SLR - June 2021 - Rebecca R. Calder
Low Adherence to Recommended Guidelines for Open Fracture Antibiotic Prophylaxis
Reference: Lin CA, O'Hara NN, Sprague S, O'Toole RV, Joshi M, Harris AD, Warner SJ, Johal H, Natoli RM, Hagen JE, Jeray KJ, Fowler JT, Phelps KD, Pilson HT, Gitajn IL, Bhandari M, Slobogean GP; PREP-IT Investigators. Low Adherence to Recommended Guidelines for Open Fracture Antibiotic Prophylaxis. J Bone Joint Surg Am. 2021 Apr 7;103(7):609-617
Level of Evidence: Level II
Scientific Literature Review
Reviewed By: Rebecca R. Calder, DPM
Residency Program: MetroWest Medical Center - Framingham, MA
Podiatric Relevance: Gustilo-Anderson classification is the most widely taught approach for prescribing antibiotics following open fractures despite originating from a 1976 study. A study by the Eastern Association for the Surgery of Trauma in 2011 generalized their recommendations to gram-positive versus gram-negative coverage for fracture types I and II rather than specific antibiotics, and recommended that antibiotics should be stopped within 72 hours from injury or 24 hours after soft-tissue coverage is achieved in Type-III fractures. This leaves a lot of ambiguity with antibiotic type and duration regimens. With outdated studies and recognition of side effects with the use of aminoglycosides as well as the increase of MRSA, there is question if the widely accepted Gustilo-Anderson guidelines are still being followed or is there a new common trend?
Methods: A total of 1,234 patient cases were evaluated as part of a sub study of two multicenter randomized controlled trials involving 24 medical centers in the US and Canada which looked at antiseptic skin solutions in orthopedic trauma. Inclusion criteria was 18 years of age and older who underwent ORIF of an open fracture. Gustilo and OTA classifications were recorded, and data were collected prospectively including initial debridement, fracture fixation, type of wound closure and antibiotic use and duration. Prophylactic antibiotic use was defined as starting the same day as admission.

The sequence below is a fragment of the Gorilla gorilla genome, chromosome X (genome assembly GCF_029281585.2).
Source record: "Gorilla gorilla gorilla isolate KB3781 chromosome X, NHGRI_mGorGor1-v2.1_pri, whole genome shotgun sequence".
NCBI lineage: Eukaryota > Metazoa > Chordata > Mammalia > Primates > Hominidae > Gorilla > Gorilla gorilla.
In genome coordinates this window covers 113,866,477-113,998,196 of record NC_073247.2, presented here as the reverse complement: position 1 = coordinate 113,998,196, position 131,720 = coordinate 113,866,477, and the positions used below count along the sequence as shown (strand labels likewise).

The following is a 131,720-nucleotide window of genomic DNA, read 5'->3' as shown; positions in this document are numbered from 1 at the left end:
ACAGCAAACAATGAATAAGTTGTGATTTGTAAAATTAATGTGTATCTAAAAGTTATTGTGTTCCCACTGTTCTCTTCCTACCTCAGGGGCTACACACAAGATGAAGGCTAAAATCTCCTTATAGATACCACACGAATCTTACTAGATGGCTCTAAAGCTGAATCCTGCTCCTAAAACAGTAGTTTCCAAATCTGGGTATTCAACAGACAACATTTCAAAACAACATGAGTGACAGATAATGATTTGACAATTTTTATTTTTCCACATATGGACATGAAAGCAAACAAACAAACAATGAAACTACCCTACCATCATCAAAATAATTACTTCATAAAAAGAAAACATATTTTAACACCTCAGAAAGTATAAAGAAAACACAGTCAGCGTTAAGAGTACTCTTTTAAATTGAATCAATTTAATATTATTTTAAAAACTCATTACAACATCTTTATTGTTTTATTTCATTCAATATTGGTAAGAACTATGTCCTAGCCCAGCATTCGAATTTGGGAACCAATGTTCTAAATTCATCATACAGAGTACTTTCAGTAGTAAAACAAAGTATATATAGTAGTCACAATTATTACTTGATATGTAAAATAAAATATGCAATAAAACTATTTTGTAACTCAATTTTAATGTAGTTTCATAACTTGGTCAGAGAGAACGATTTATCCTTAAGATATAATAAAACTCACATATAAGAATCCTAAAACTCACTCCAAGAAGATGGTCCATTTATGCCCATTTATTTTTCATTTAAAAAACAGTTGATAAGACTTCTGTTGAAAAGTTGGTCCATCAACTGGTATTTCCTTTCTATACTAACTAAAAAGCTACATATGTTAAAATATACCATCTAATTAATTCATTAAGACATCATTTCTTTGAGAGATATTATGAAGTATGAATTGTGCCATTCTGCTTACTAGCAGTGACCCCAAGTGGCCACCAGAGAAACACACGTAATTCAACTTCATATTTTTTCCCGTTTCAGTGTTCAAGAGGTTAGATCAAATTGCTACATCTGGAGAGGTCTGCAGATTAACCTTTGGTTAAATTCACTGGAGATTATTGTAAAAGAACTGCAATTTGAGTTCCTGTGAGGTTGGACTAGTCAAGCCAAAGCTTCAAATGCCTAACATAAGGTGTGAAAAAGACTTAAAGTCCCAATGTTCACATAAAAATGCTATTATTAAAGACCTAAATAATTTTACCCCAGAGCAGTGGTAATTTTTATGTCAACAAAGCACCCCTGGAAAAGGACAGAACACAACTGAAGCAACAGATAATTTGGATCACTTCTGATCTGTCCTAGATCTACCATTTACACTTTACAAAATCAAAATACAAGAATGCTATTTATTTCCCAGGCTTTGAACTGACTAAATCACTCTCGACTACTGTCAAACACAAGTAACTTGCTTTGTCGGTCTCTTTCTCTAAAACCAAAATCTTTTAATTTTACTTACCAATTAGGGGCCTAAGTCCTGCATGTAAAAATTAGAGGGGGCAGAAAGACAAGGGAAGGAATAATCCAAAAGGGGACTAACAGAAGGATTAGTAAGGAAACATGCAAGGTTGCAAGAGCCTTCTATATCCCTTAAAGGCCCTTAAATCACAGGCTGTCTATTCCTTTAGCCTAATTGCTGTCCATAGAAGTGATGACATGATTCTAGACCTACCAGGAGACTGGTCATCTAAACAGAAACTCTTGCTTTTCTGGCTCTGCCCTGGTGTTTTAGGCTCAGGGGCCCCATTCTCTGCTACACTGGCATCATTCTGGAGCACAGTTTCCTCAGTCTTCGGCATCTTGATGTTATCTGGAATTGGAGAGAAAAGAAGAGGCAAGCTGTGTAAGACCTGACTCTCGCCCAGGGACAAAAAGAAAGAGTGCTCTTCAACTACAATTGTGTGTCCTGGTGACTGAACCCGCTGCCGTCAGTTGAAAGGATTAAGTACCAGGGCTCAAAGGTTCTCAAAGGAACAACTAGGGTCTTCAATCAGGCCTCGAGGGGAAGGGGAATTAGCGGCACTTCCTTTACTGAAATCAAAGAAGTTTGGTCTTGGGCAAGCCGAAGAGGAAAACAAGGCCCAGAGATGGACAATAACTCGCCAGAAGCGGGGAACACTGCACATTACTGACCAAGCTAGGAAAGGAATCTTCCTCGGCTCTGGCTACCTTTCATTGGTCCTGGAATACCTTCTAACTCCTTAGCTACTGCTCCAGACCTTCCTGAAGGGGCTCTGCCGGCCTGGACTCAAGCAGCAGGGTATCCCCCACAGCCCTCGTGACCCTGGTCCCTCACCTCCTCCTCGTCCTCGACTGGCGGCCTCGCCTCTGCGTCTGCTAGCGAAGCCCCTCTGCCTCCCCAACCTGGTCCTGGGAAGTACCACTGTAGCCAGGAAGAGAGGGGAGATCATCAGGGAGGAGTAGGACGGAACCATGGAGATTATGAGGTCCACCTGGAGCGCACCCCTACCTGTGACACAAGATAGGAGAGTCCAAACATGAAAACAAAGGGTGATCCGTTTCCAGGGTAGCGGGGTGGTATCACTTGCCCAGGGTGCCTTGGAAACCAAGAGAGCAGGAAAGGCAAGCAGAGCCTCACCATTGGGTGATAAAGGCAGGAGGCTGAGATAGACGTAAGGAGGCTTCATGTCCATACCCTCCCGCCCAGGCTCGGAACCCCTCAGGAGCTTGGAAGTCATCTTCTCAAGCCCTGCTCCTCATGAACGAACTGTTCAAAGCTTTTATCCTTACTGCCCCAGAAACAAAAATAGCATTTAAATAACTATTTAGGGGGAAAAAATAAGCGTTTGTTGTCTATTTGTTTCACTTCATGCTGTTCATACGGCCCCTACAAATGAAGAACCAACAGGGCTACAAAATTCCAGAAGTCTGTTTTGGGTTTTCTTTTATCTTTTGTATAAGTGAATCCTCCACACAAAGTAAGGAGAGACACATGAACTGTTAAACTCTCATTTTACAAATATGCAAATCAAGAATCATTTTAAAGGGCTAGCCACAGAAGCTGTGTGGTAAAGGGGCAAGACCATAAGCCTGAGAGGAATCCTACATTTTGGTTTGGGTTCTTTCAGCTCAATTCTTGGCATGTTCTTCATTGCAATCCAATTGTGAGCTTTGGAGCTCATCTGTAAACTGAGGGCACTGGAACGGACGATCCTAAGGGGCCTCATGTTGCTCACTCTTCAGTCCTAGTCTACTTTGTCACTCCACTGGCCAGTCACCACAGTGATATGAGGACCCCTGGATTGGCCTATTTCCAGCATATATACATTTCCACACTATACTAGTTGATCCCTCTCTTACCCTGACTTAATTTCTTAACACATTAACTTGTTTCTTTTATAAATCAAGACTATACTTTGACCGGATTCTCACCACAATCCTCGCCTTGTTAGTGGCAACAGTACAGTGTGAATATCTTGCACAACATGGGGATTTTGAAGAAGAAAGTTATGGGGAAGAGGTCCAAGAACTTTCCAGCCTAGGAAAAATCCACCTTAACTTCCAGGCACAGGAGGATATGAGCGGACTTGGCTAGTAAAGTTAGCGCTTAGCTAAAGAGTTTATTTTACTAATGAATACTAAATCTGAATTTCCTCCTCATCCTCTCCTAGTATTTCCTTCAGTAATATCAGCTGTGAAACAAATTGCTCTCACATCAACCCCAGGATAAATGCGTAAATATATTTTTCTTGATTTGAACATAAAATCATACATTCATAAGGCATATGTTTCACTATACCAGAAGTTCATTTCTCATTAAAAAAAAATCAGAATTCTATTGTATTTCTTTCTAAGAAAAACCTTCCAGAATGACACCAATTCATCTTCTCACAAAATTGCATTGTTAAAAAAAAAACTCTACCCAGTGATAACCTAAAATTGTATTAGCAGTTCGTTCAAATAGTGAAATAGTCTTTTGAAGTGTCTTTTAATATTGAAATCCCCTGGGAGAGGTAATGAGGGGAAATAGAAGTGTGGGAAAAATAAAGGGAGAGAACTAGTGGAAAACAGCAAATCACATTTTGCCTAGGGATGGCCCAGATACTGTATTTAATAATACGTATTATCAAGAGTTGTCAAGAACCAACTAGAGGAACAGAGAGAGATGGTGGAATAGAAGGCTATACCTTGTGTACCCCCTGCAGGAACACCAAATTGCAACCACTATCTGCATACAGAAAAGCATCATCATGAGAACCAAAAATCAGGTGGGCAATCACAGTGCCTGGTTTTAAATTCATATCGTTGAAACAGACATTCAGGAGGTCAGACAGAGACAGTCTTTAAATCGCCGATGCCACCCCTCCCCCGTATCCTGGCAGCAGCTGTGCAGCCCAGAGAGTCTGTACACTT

Results: All patients received antibiotics on the day of admission with the most common being cefazolin (92 percent), ceftriaxone (17.6 percent), and gentamicin (8.3 percent). The most common regimen was cefazolin monotherapy (53.6 percent). In all, fifty-four different combinations of prophylactic antibiotics were prescribed. In Type-I and Type-II Gustilo classification, cefazolin monotherapy was the most prescribed (61.1 percent). In Type-III Gustilo classification, cefazolin monotherapy was also the most prescribed (44.5 percent) with the traditional regimen being prescribed at 17.2 percent. With respect to antibiotic duration, the median was two days following wound closure regardless of Gustilo classification.
Conclusions: Overall, there was moderate adherence to traditional guidelines for Gustilo I and II fractures and low adherence for Type-III fractures. It was found even with alternative antibiotics considered; almost half Type-III Gustilo classification fractures did not receive gram-negative coverage. The authors concluded this could be due to a focus now on treating MRSA infections with open fractures observed in the literature. They also concluded regions and seasons altering an antibiotic regimen and cases should possibly be customized when choosing antibiotics. Although most patients in the study received antibiotics for two days, 25 percent received antibiotics four to 15 days. Therefore, larger studies involving duration should be performed to help determine an algorithm for prescribing. This article leaves ambiguity with current regimens and it may be best to continue following the evidence found in popular historical studies until new studies are published.